Thursday, March 29, 2012

Clothing and Toms Repair

The no new clothing purchase thing has become a challenge (see what I did there?). This is because a). I love buying clothing and b.) all of my things seem to be wearing out. Take my jeans, for instance. I have 3 pairs of jeans that I can wear and they're all wearing out-- the pockets in the back, the knees, that thigh rub area-- you get the idea. My other pants are too large now. I mean, how does one alter corduroys?

I did find a nifty way to hem jeans* without losing the original seam around the bottom. That's the extent of my sewing successes so far. I tried to slim down a pair of pants and I ripped the seams out so many times I thought I was going to cry. Maybe I did cry.

And though a certain type of patching is socially acceptable, I don't think Jord and I would look classy with patches all over our pants. Who cares though, right?
He cares.

I obviously want this experiment to work but I'm willing to purchase new items if I need to. I did, however, have limited success repairing my Toms shoes. I'll be the first one to tell you that I'm a recovering slacktivist and I think the Toms model is seriously lacking, but I do love those shoes. I've had them for about 4 or 5 years and when we first moved here I wore them everywhere. Eventually the soles in both wore out and my left shoe developed a hole near the edge of my foot. I decided that instead of tossing them out or buying new ones I would repair the ones I have.
This is what they looked like.
It took some time, but I think it worked out okay.

First, I took them apart and washed them-- inserts and all. The upper soles are composed 3 layers: the top, thin leather layer; the bottom foam layer; a foam arch support thing. The leather is sewn to the foam and the arch is glued to both; all three are glued to the bottom of the shoe. I took care of the inserts first.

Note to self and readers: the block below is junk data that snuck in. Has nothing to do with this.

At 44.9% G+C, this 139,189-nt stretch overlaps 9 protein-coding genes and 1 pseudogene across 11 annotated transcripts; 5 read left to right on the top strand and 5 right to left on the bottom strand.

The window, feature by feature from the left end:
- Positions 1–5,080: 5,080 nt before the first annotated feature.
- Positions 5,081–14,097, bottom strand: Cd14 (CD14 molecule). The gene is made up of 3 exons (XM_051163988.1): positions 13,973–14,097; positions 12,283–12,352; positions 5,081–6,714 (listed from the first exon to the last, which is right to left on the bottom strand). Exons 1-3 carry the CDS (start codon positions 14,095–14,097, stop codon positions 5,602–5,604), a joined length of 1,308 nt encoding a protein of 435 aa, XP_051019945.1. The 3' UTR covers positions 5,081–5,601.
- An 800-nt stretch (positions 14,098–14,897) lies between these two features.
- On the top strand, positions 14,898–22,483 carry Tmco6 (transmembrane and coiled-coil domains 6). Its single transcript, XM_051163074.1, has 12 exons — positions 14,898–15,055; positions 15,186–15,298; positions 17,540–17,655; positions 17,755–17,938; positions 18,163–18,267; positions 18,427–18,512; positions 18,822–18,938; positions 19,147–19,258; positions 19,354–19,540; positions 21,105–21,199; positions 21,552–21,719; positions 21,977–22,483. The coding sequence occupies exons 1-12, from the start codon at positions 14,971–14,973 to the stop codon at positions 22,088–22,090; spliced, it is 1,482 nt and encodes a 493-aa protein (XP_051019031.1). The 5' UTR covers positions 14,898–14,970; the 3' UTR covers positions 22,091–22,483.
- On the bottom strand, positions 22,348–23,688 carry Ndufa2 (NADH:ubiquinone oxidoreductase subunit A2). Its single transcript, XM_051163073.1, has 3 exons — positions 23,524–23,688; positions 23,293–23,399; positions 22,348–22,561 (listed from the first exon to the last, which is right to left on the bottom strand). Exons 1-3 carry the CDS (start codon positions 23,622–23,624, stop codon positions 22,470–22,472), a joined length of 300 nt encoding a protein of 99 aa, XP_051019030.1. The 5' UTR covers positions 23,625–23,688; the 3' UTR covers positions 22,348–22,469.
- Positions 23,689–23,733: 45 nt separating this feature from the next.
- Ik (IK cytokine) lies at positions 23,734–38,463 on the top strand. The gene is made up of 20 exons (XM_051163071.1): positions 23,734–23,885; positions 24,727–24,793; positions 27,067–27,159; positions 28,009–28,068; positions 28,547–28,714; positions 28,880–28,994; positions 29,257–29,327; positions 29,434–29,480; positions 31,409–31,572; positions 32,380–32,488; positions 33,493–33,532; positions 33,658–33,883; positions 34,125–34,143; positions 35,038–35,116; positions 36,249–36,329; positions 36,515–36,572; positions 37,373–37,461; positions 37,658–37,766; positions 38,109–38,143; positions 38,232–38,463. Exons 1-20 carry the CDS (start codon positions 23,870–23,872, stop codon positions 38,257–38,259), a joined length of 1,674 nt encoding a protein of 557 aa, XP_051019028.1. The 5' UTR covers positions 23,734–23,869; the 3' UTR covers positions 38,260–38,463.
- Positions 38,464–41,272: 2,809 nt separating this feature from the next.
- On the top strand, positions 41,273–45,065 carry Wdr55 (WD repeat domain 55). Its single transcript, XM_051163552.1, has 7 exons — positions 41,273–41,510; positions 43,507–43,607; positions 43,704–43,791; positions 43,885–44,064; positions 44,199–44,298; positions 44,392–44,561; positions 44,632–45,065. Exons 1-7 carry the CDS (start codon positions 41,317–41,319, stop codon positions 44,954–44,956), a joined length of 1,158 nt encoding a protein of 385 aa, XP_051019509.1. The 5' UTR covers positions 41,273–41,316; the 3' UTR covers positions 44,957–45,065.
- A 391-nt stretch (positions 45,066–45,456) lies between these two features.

I used a seam ripper to separate the leather from the bottom layer-- I essentially tore one seam out and the thread pulled out on its own. I think this may have more to do with the fact that the shoes are old than with the manufacturing, but it took me less than a minute to undo both leather tops from the bottom layers of the soles. I repaired a tear in one of the bottom layers (it was torn so I did a quick whipstitch around the tear) and used both as a template. This is where things got murky. The bottom layer is made of a foam like material that is very stretchy. After years of wear these bottoms have molded to my foot, which meant that when they were flattened out they were bigger than the actual sole of the shoe. I didn't know this when I was making the new leather sole.

I have a bolt (?) of leather that my mom found for me at a thrift shop. I'm going to use it eventually to make a leather cover for my butterfly chair, but I have plenty extra to fool around with. I cut two pieces from the leather and fashioned a leather top for the sole. It's a little thicker than the tissue paper they use on the inside, but I think it will work out better in the long run. After regluing the arch support to the bottom of the sole I used my sewing machine to run along the outside of the leather to attach it to the foam bottom. 
The insert.

I followed the basic sewing pattern that the original makers used by following the marks in the foam (so it was foam side up when I sewed it). I then placed it in the shoe. It was too dang big.

I trimmed it little by little until it fit perfectly. Same thing happened on the other side. Eventually, I got them snug and tight.

I then took on the tear in the side. After patching it on the inside with a small canvas fabric scrap, I used a small piece of matching red fabric from the inside of the heel of the shoe to repair the hole. The heel fabric is not as thick as the canvas that makes up the rest of the upper, but it is the same color. It's also the only part that is double layered-- I could essentially cut out that piece without damaging the shoe in any visible way.
The replacement.

End game.
So that's it. In the end, they were a little more snug and looked a lot better. Not new, for sure, but better. Eventually the bottom will wear out and I'll get old tire treads and attach them and then repost. I know what my audience is begging for**.

*I essentially have a 17 inch inseam. Stumpies.


  1. To quote a line from my favorite movie, "Clever girl." (don't forget the British accent). xo

  2. This is impressive. I don't think I could have tackled a shoe repair. I did however step on a sewing needle barefoot a few days ago. Chad had to perform minor surgery. :)